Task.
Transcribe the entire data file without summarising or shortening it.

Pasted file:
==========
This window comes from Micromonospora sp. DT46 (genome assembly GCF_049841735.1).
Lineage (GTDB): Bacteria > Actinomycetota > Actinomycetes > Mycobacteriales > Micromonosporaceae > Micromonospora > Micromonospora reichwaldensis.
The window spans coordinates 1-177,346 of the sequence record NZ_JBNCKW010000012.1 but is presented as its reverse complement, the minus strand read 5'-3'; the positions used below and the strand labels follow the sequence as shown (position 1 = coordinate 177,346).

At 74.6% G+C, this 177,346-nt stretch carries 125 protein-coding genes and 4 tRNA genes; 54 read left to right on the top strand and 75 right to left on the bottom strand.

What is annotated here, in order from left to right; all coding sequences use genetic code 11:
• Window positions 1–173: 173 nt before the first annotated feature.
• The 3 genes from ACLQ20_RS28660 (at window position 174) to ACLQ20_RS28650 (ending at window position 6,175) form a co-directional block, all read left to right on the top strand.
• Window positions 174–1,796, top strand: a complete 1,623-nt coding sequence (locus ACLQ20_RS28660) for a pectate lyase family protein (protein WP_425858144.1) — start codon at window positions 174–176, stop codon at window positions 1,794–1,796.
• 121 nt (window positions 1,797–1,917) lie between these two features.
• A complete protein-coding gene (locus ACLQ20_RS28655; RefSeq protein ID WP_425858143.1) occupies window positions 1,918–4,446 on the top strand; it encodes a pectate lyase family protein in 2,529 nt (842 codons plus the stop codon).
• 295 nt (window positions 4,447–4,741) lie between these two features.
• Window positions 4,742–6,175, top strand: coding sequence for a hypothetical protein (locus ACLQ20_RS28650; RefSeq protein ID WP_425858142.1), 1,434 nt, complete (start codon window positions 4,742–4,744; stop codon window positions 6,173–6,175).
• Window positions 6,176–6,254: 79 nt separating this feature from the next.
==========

This window comes from Micromonospora sp. DT46 (genome assembly GCF_049841735.1).
Lineage (GTDB): Bacteria > Actinomycetota > Actinomycetes > Mycobacteriales > Micromonosporaceae > Micromonospora > Micromonospora reichwaldensis.
The window spans coordinates 1-177,346 of the sequence record NZ_JBNCKW010000012.1 but is presented as its reverse complement, the minus strand read 5'-3'; the positions used below and the strand labels follow the sequence as shown (position 1 = coordinate 177,346).

At 74.6% G+C, this 177,346-nt stretch carries 125 protein-coding genes and 4 tRNA genes; 54 read left to right on the top strand and 75 right to left on the bottom strand.

What is annotated here, in order from left to right; all coding sequences use genetic code 11:
• Window positions 1–173: 173 nt before the first annotated feature.
• The 3 genes from ACLQ20_RS28660 (at window position 174) to ACLQ20_RS28650 (ending at window position 6,175) form a co-directional block, all read left to right on the top strand.
• Window positions 174–1,796, top strand: a complete 1,623-nt coding sequence (locus ACLQ20_RS28660) for a pectate lyase family protein (protein WP_425858144.1) — start codon at window positions 174–176, stop codon at window positions 1,794–1,796.
• 121 nt (window positions 1,797–1,917) lie between these two features.
• A complete protein-coding gene (locus ACLQ20_RS28655; RefSeq protein ID WP_425858143.1) occupies window positions 1,918–4,446 on the top strand; it encodes a pectate lyase family protein in 2,529 nt (842 codons plus the stop codon).
• 295 nt (window positions 4,447–4,741) lie between these two features.
• Window positions 4,742–6,175, top strand: coding sequence for a hypothetical protein (locus ACLQ20_RS28650; RefSeq protein ID WP_425858142.1), 1,434 nt, complete (start codon window positions 4,742–4,744; stop codon window positions 6,173–6,175).
• Window positions 6,176–6,254: 79 nt separating this feature from the next.